Natasha Pawlak, a flight attendant of more than two decades, can’t imagine her life without Virgin Australia.
“It’s been an absolutely sick and gut-wrenching time,” she says. “You feel very numb and you feel empty and sad at the realisation of losing not just a job but a part of who you are.”
Ms Pawlak remains hopeful administrators can secure a future for Virgin Australia.
She wants Australians to take note of the devastating effects of seeing 16,000 people left without jobs, and to consider what air travel might look like without healthy competition keeping prices down.
“We are human and we contribute to the Australian economy, we pay our taxes and work to provide a roof over our heads and to put food on the table just like you,” she says.
“I don’t believe it’s too late for Virgin.”
Emma Roberts cried with relief today when she heard the government would lift its ban on IVF and other non-urgent elective surgery.
She has always wanted children, but at 39 she feels like she has a timeline. Every month counts: each cycle of IVF is one more opportunity to pregnant.
The Carnegie resident was just about to begin attempting to have a baby through IVF when restrictions on non-urgent elective surgeries shuttered fertility services in late March in response to the coronavirus pandemic, with no clear end in sight.
“My partner and I have been trying for a couple of years with no luck and then I had a miscarriage,” she said.
“Today’s announcement was just amazing. It has given us hope, and I’m sure a lot of other Victorian couples as well.”
Ms Roberts said her first phone call on Wednesday would be to book into IVF.
The nightly update from the Prime Minister’s Office includes this graph which shows how Melbourne has quickly come to a standstill.
The orange line charts movement around Melbourne based on our mobile phone location data. Movement started dropping rapidly in the week after the World Health Organisation declared COVID-19 a pandemic on March 11.
By April 19, only 15 per cent of the city was moving around compared to normal levels.
The nightly update from the Prime Minister’s Office highlights some of the key figures and developments from the day:
- 2,478,153 cases of COVID-19 and 170,368 deaths have been reported in approximately 216 countries and regions.
- Over 439,800 tests have been conducted for COVID-19 in Australia.
- Reserve Bank Governor Lowe says we are likely to experience the biggest contraction in national output and income that we have witnessed since the 1930s.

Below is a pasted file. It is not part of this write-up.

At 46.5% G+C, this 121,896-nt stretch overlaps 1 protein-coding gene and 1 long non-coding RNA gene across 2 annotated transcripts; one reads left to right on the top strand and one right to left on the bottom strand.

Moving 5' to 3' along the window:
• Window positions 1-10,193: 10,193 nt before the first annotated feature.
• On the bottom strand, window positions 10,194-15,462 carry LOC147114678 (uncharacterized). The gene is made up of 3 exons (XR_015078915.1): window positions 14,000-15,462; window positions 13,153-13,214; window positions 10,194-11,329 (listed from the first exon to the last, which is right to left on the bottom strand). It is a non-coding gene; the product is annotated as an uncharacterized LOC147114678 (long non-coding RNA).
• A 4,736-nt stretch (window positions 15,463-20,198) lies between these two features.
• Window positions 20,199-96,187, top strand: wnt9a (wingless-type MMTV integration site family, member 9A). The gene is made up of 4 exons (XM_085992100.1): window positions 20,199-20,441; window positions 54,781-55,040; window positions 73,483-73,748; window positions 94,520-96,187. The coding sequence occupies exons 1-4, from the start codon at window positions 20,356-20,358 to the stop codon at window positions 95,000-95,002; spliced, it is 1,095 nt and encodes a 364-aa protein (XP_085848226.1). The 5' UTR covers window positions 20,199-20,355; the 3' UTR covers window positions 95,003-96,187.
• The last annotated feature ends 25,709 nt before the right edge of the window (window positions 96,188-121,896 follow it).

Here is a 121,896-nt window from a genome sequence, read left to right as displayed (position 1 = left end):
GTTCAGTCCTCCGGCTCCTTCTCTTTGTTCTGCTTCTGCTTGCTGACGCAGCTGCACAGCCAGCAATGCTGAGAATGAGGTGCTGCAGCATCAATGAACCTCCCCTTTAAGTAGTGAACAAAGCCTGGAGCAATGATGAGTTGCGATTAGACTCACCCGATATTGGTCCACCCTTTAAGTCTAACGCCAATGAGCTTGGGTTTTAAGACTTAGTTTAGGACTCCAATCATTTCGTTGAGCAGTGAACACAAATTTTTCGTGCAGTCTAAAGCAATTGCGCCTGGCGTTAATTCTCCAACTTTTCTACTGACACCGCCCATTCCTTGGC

- The ABS has released new statistics on jobs and wages based on Single Touch Payroll data from the ATO. It shows that between March 14 and April 4 (the three weeks after Australia recorded its 100th confirmed COVID-19 case) jobs decreased by 6 per cent.
- Total wages paid by businesses decreased by 6.7 per cent over the period.
- Virgin Australia announced it will go into voluntary administration, appointing Deloitte as administrator. Deloitte has already received expressions of interest to recapitalise the airline from more than 10 separate parties.
- 49 crew members from the Ruby Princess are being moved from the ship to Sydney, to quarantine in hotels before being repatriated. The majority are from the UK, USA, NZ and Canada. Only one has COVID-19, and will be treated in a health facility.
- Tasmania has surpassed NSW as the Australian state with the most confirmed cases of COVID-19 per resident. Tasmania reached 200 confirmed infections, equivalent to 37.3 cases per 100,000 residents.
A third person has died as a result of a COVID-19 cluster at an aged care home near Penrith in Sydney, bringing the national toll to 72.
Newmarch House became a hot spot after a worker who had COVID-19 worked six days at the facility.
Anglicare confirmed the death on Tuesday night. It marks the 29th death in NSW.
“We are saddened to advise a third resident of Newmarch House, who had tested positive for COVID-19, passed away late this morning,” the statement reads. “She was 92-years-old and had multiple health issues.”